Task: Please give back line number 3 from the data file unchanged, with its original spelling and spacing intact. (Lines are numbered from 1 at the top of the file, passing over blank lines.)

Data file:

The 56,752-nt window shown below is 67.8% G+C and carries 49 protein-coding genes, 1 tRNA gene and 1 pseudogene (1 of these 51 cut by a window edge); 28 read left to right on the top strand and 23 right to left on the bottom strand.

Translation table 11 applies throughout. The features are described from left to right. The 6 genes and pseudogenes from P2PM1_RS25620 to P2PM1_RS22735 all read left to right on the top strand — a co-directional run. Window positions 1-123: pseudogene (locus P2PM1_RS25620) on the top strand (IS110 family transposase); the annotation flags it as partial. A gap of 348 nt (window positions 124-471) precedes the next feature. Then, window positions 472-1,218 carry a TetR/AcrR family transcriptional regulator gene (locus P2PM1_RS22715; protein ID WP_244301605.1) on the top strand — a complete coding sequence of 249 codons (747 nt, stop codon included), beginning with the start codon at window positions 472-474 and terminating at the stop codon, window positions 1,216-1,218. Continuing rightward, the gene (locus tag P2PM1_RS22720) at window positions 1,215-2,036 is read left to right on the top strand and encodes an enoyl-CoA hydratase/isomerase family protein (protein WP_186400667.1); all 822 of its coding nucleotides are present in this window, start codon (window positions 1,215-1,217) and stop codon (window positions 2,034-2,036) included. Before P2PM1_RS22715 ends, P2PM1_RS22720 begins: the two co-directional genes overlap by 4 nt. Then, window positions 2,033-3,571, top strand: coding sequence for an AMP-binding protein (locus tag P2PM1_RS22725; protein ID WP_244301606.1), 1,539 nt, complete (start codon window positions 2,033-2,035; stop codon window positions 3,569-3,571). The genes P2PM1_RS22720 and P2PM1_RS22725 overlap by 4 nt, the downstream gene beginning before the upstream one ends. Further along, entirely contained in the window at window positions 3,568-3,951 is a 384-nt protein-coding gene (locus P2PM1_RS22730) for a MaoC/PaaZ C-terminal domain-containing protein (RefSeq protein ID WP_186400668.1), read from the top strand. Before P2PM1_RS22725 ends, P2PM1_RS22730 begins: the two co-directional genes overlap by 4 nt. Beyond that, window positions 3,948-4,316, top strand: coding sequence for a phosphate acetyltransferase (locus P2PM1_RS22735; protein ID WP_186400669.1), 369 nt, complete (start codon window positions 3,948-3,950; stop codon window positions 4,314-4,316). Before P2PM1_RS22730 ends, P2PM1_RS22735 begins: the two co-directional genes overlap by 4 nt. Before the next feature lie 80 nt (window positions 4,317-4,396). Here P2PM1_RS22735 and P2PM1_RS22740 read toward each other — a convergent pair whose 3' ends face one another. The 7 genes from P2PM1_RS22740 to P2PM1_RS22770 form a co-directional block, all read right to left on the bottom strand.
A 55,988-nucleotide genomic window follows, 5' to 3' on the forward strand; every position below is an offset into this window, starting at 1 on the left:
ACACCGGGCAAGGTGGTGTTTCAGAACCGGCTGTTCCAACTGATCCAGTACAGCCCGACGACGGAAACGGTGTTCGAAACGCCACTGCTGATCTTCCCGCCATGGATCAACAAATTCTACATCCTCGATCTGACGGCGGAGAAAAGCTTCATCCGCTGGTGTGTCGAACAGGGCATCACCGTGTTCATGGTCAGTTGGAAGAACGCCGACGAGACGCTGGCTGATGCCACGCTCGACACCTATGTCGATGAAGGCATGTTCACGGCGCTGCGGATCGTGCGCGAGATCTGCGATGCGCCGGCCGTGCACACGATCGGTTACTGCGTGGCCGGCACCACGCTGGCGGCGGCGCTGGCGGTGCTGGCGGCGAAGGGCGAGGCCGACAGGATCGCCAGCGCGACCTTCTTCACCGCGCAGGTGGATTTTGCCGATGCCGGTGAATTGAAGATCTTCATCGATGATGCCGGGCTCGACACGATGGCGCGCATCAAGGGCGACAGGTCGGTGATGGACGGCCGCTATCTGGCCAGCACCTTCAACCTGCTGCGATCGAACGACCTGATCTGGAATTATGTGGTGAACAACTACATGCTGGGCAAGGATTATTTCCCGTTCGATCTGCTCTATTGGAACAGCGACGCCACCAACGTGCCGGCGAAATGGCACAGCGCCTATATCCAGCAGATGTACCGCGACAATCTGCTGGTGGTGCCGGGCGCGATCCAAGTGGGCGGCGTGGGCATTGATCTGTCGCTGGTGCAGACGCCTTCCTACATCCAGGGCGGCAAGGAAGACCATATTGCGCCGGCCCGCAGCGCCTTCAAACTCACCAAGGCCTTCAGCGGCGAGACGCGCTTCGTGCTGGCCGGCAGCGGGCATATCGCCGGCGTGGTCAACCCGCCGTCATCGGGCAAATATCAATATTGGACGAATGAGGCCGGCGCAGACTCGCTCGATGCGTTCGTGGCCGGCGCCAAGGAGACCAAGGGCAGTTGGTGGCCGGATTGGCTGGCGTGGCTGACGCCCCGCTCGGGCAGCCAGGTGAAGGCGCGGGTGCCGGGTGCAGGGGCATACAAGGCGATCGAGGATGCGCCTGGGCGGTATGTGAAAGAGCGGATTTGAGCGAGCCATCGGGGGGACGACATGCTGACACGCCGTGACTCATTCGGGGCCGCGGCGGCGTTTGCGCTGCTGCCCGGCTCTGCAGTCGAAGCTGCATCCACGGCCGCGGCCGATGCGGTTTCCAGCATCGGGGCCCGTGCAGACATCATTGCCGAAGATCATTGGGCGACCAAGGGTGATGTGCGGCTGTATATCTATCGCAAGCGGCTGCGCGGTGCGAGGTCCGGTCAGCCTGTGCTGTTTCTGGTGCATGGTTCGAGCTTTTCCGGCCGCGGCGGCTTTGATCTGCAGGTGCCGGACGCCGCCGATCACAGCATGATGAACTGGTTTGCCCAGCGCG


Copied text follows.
A 55,988-nucleotide genomic window follows, 5' to 3' on the forward strand; every position below is an offset into this window, starting at 1 on the left: